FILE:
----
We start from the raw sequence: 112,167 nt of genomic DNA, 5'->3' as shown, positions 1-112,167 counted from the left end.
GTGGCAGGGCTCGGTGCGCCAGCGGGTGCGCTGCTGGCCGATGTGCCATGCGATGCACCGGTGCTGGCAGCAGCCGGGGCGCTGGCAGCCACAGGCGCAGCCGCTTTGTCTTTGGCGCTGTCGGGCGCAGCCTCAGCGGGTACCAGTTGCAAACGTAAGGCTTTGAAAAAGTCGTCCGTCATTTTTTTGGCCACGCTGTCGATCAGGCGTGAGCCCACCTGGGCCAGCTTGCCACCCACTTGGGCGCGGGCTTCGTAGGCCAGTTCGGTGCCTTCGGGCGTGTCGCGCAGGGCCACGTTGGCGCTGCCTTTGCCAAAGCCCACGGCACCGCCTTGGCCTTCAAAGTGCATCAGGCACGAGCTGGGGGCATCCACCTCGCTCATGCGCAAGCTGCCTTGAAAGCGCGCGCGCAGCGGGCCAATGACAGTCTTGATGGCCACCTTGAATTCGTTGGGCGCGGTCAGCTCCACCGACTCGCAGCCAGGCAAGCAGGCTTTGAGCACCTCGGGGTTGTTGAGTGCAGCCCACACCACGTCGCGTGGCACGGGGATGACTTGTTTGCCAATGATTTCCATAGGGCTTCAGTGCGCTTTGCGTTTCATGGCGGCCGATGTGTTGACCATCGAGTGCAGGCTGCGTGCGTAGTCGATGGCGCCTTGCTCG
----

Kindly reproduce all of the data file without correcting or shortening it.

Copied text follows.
We start from the raw sequence: 112,167 nt of genomic DNA, 5'->3' as shown, positions 1-112,167 counted from the left end.
GTGGCAGGGCTCGGTGCGCCAGCGGGTGCGCTGCTGGCCGATGTGCCATGCGATGCACCGGTGCTGGCAGCAGCCGGGGCGCTGGCAGCCACAGGCGCAGCCGCTTTGTCTTTGGCGCTGTCGGGCGCAGCCTCAGCGGGTACCAGTTGCAAACGTAAGGCTTTGAAAAAGTCGTCCGTCATTTTTTTGGCCACGCTGTCGATCAGGCGTGAGCCCACCTGGGCCAGCTTGCCACCCACTTGGGCGCGGGCTTCGTAGGCCAGTTCGGTGCCTTCGGGCGTGTCGCGCAGGGCCACGTTGGCGCTGCCTTTGCCAAAGCCCACGGCACCGCCTTGGCCTTCAAAGTGCATCAGGCACGAGCTGGGGGCATCCACCTCGCTCATGCGCAAGCTGCCTTGAAAGCGCGCGCGCAGCGGGCCAATGACAGTCTTGATGGCCACCTTGAATTCGTTGGGCGCGGTCAGCTCCACCGACTCGCAGCCAGGCAAGCAGGCTTTGAGCACCTCGGGGTTGTTGAGTGCAGCCCACACCACGTCGCGTGGCACGGGGATGACTTGTTTGCCAATGATTTCCATAGGGCTTCAGTGCGCTTTGCGTTTCATGGCGGCCGATGTGTTGACCATCGAGTGCAGGCTGCGTGCGTAGTCGATGGCGCCTTGCTCG